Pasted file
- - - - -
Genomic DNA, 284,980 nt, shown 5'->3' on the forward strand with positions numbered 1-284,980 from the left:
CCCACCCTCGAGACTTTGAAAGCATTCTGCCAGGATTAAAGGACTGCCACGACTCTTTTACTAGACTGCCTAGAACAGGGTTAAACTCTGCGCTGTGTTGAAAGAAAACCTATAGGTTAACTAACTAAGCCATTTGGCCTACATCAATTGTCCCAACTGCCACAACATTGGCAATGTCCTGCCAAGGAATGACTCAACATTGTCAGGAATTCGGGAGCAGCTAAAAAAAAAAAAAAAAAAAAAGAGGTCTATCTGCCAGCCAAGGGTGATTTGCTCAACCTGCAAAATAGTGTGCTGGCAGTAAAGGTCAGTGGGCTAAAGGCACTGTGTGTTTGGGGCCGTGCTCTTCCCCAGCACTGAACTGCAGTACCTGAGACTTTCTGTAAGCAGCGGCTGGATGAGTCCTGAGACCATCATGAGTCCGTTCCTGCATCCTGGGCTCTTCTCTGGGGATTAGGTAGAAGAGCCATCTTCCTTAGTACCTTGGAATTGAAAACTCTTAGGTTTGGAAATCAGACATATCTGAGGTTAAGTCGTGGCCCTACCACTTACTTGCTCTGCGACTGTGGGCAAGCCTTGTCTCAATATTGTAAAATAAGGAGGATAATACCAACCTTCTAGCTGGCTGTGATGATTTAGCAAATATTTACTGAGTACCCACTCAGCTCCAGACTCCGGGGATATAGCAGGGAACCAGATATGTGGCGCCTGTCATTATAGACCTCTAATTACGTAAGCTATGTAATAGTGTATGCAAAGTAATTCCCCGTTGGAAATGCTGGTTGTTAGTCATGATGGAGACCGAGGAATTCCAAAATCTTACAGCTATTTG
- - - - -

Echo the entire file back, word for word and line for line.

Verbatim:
Genomic DNA, 284,980 nt, shown 5'->3' on the forward strand with positions numbered 1-284,980 from the left:
CCCACCCTCGAGACTTTGAAAGCATTCTGCCAGGATTAAAGGACTGCCACGACTCTTTTACTAGACTGCCTAGAACAGGGTTAAACTCTGCGCTGTGTTGAAAGAAAACCTATAGGTTAACTAACTAAGCCATTTGGCCTACATCAATTGTCCCAACTGCCACAACATTGGCAATGTCCTGCCAAGGAATGACTCAACATTGTCAGGAATTCGGGAGCAGCTAAAAAAAAAAAAAAAAAAAAAGAGGTCTATCTGCCAGCCAAGGGTGATTTGCTCAACCTGCAAAATAGTGTGCTGGCAGTAAAGGTCAGTGGGCTAAAGGCACTGTGTGTTTGGGGCCGTGCTCTTCCCCAGCACTGAACTGCAGTACCTGAGACTTTCTGTAAGCAGCGGCTGGATGAGTCCTGAGACCATCATGAGTCCGTTCCTGCATCCTGGGCTCTTCTCTGGGGATTAGGTAGAAGAGCCATCTTCCTTAGTACCTTGGAATTGAAAACTCTTAGGTTTGGAAATCAGACATATCTGAGGTTAAGTCGTGGCCCTACCACTTACTTGCTCTGCGACTGTGGGCAAGCCTTGTCTCAATATTGTAAAATAAGGAGGATAATACCAACCTTCTAGCTGGCTGTGATGATTTAGCAAATATTTACTGAGTACCCACTCAGCTCCAGACTCCGGGGATATAGCAGGGAACCAGATATGTGGCGCCTGTCATTATAGACCTCTAATTACGTAAGCTATGTAATAGTGTATGCAAAGTAATTCCCCGTTGGAAATGCTGGTTGTTAGTCATGATGGAGACCGAGGAATTCCAAAATCTTACAGCTATTTG